Josh Alley ’15
For all the talk of “No Child Left Behind” and a “Race to the Top,” the fact remains that America’s education system is underperforming woefully. This has severe ramifications for our economy and future as a nation, as well as for the children who pass through the system. While there has been a much needed focus on teacher evaluations as a part of recent reforms, I am of the opinion that such efforts are only a part of what can be done to reform secondary education in America.
Some of my views on education reform have, of course, been shaped by my own experience in the secondary education system, which I would like to think is unique, despite a great deal of anecdotal evidence to the contrary. I attended high school in upstate New York, an area of the country where teachers unions hold a great deal of influence. As such, employment for teachers is governed by the tenure system, or in common parlance “last hired, first fired.” In addition to this, teachers, even those who have committed serious misconduct, enjoy the unconditional support of the union (of which every teacher must be a member), which gives them the means to contest a dismissal or suspension in an expensive, drawn out battle with the district. The end result of these policies is the retention of many less effective teachers at the expense of younger, sometimes more competent colleagues. During my last year of high school, the state of New York slashed education funding, forcing my district to let go of over 20 teachers. Many of these educators were exceptional, and their forced departure left an already struggling school district in even greater difficulty.
As such, several reforms are absolutely essential, especially in states where teachers unions hold a disproportionate share of influence. The tenure system does not need to be utterly abolished, but it should be much less stratified. Good teachers should not even need the protection of tenure, as the quality of their work should assure them a job. Also, states should consider finding the means to better support rural school districts like the one I attended, as many of those districts lack the property tax base to even subsist financially. When schools are forced to choose between letting teachers go and saving extracurricular programs, that is hardly a testament to a healthy education system. Furthermore, the last decade has seen a reduction in the standards of many state exams, again to the detriment of our children and future.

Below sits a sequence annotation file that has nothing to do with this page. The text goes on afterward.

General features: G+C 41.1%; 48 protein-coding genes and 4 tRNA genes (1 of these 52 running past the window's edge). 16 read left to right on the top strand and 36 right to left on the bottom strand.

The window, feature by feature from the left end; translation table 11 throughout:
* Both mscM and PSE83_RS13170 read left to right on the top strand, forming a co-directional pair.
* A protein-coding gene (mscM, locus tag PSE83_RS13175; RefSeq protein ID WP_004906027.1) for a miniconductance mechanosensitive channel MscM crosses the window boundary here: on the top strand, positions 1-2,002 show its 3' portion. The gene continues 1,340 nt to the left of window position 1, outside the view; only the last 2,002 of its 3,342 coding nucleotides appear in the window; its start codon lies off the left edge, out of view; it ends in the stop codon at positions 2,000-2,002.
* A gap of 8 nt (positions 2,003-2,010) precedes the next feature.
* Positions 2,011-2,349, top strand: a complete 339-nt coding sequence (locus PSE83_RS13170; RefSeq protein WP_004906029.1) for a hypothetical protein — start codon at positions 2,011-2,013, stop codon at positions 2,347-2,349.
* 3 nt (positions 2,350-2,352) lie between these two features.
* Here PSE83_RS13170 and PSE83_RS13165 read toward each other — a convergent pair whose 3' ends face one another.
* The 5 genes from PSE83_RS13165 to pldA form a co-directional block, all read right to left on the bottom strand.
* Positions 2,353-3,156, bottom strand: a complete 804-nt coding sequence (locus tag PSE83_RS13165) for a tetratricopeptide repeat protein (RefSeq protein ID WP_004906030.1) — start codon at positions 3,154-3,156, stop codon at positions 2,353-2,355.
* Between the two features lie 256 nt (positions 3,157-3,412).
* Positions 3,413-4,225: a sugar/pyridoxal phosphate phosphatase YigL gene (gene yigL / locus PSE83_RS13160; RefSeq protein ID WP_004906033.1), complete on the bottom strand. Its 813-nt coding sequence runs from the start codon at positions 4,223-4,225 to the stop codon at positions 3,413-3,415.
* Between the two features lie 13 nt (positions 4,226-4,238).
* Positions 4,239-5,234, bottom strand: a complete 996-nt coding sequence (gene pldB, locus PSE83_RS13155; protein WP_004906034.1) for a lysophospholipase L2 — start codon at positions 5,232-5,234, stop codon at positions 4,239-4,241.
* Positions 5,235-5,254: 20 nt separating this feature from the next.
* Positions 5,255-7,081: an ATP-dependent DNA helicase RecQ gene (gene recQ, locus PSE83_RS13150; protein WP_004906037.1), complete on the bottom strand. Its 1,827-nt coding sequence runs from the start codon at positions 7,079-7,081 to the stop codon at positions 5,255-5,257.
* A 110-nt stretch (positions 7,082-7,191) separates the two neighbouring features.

Another matter to consider is the impact a great teacher can have on his or her students, especially over an extended period of time. Studies have shown that an effective teacher can raise student test scores greatly, even in the face of intellectual and socioeconomic differences. As such, the question we must ask is how do we train, attract, and retain more truly great teachers? Several policies, if implemented, might help. The first would be raising the pay of teachers nationwide so that it more accurately reflects the value of the work they do. However, that should coincide with a retreat from the tenure system, to ensure that the rise in pay is truly merited. Also, requiring more academic achievement from prospective teachers, as is the case in Finland, might help raise the quality of the applicant pool for teaching positions. Having more individuals who excelled in their own studies in the classroom simply cannot hurt.
In conclusion, I must say that I am of the mind that while effective teacher evaluation is a key piece of the solution to our education dilemma, it is only one step. Evaluations need to be coupled with other measures, such as a shift away from the inefficient tenure system or a concerted effort to get better teachers into the classroom. Should reforms continue to stall, we will eventually find that our graduates cannot compete in the global economy, and that we are no longer a truly innovative nation. If that occurs, America’s decline will no longer be a concept to be debated, it will be reality.